Samuel Wilson’s life wasn’t a search for love at every turn. There’d been girls he’d liked, with whom he’d managed fragile love affairs, but something was always lacking no matter how hard he tried. Something that failed to ignite.
Sam knew what it was. He knew that love and objectification weren’t the same but he had a passion for hands. His arousal in every organ, the mind, the skin, the parts he’d once been told were made for sin, depended on the wrists, the palms, the fingertips.
Hands are marvellous constructions.
I referenced “The Complete Book of Fortune” which I found in my local Oxfam. It’s a battered, stained book with a chapter on The Art of Reading the Hand as well as other such wonders as The Virtue of Precious Stones and Napoleon’s Book of Fate.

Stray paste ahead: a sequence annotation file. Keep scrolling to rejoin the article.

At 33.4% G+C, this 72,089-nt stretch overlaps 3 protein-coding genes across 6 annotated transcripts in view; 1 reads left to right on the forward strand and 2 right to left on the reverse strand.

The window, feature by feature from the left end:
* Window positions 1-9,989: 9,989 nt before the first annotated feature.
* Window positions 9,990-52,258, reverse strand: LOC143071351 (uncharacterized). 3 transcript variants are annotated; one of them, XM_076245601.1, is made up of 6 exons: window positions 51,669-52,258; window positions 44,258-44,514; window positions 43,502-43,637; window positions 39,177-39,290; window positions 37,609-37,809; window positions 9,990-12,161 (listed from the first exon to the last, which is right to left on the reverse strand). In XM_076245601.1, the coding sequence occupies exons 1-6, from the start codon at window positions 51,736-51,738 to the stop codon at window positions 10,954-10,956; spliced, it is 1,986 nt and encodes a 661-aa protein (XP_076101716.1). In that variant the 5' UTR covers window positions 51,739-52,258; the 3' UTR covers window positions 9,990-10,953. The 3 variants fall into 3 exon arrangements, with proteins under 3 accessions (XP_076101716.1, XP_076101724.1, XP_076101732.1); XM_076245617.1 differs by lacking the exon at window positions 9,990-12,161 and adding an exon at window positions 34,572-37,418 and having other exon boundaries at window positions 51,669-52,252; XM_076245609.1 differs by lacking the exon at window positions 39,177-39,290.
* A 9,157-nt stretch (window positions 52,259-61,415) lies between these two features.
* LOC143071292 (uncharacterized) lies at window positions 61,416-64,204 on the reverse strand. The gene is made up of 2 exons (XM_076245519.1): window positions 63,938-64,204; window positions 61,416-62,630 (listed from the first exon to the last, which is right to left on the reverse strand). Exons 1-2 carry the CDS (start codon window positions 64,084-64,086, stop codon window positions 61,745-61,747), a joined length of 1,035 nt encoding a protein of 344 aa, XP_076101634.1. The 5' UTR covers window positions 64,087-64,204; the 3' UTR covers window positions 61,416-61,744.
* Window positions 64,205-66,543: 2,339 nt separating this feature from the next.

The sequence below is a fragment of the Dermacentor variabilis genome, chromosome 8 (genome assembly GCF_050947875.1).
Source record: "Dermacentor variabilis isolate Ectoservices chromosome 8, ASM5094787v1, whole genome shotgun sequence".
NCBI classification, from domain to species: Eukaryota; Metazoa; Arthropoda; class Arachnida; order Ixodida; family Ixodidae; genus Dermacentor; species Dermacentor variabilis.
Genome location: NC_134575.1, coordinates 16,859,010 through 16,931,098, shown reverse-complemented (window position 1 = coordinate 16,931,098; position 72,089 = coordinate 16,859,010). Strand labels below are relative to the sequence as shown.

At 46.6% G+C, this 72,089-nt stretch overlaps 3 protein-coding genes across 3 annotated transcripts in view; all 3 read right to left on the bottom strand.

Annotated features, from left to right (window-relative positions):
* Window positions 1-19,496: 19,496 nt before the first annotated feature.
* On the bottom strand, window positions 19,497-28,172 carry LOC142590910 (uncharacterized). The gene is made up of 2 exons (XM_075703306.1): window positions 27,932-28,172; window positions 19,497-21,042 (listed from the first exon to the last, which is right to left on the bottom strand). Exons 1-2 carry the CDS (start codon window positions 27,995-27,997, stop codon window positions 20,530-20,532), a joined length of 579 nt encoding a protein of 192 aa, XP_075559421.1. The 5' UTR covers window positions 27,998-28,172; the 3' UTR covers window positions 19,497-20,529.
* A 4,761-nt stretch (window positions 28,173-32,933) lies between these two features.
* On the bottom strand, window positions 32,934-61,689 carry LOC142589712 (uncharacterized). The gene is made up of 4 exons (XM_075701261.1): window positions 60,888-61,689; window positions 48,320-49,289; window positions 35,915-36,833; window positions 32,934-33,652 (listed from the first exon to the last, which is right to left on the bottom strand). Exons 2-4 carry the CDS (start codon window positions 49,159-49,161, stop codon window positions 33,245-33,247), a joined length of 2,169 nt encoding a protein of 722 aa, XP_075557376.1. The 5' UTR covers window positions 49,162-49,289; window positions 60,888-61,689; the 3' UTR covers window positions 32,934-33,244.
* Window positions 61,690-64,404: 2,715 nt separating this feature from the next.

Priya Sharma’s The Anatomist’s Mnemonic delivers the classic short, sharp visceral shock that we all love with the story of a young man whose overwhelming desire to find a woman with the perfect pair of hands leads to an expectedly horrendous outcome when he finds himself strangely attracted to a medical illustrator whom he seeks to hire. While the finale can be seen coming some ways before it does, its impact is no less disturbing thanks to Sharma’s careful construction and a finish that pulses with violence, frenzy and perverse satisfaction. Dread Central